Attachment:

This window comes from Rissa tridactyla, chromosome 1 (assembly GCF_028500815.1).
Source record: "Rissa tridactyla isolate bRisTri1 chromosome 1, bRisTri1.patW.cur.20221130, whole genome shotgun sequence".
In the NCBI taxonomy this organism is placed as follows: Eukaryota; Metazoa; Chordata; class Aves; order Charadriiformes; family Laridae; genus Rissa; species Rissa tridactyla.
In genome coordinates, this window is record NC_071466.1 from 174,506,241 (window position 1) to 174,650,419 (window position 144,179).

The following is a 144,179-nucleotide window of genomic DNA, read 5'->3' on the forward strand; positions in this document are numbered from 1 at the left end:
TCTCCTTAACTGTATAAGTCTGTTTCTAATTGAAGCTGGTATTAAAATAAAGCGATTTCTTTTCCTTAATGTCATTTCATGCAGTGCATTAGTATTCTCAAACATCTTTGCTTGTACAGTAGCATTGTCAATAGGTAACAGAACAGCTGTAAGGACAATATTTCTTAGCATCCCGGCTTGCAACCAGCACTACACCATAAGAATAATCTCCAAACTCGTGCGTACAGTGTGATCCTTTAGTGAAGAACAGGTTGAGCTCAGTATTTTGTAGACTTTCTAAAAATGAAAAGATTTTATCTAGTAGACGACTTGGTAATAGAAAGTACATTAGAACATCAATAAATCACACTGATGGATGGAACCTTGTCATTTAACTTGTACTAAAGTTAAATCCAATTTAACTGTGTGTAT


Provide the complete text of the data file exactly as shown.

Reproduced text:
This window comes from Rissa tridactyla, chromosome 1 (assembly GCF_028500815.1).
Source record: "Rissa tridactyla isolate bRisTri1 chromosome 1, bRisTri1.patW.cur.20221130, whole genome shotgun sequence".
In the NCBI taxonomy this organism is placed as follows: Eukaryota; Metazoa; Chordata; class Aves; order Charadriiformes; family Laridae; genus Rissa; species Rissa tridactyla.
In genome coordinates, this window is record NC_071466.1 from 174,506,241 (window position 1) to 174,650,419 (window position 144,179).

The following is a 144,179-nucleotide window of genomic DNA, read 5'->3' on the forward strand; positions in this document are numbered from 1 at the left end:
TCTCCTTAACTGTATAAGTCTGTTTCTAATTGAAGCTGGTATTAAAATAAAGCGATTTCTTTTCCTTAATGTCATTTCATGCAGTGCATTAGTATTCTCAAACATCTTTGCTTGTACAGTAGCATTGTCAATAGGTAACAGAACAGCTGTAAGGACAATATTTCTTAGCATCCCGGCTTGCAACCAGCACTACACCATAAGAATAATCTCCAAACTCGTGCGTACAGTGTGATCCTTTAGTGAAGAACAGGTTGAGCTCAGTATTTTGTAGACTTTCTAAAAATGAAAAGATTTTATCTAGTAGACGACTTGGTAATAGAAAGTACATTAGAACATCAATAAATCACACTGATGGATGGAACCTTGTCATTTAACTTGTACTAAAGTTAAATCCAATTTAACTGTGTGTAT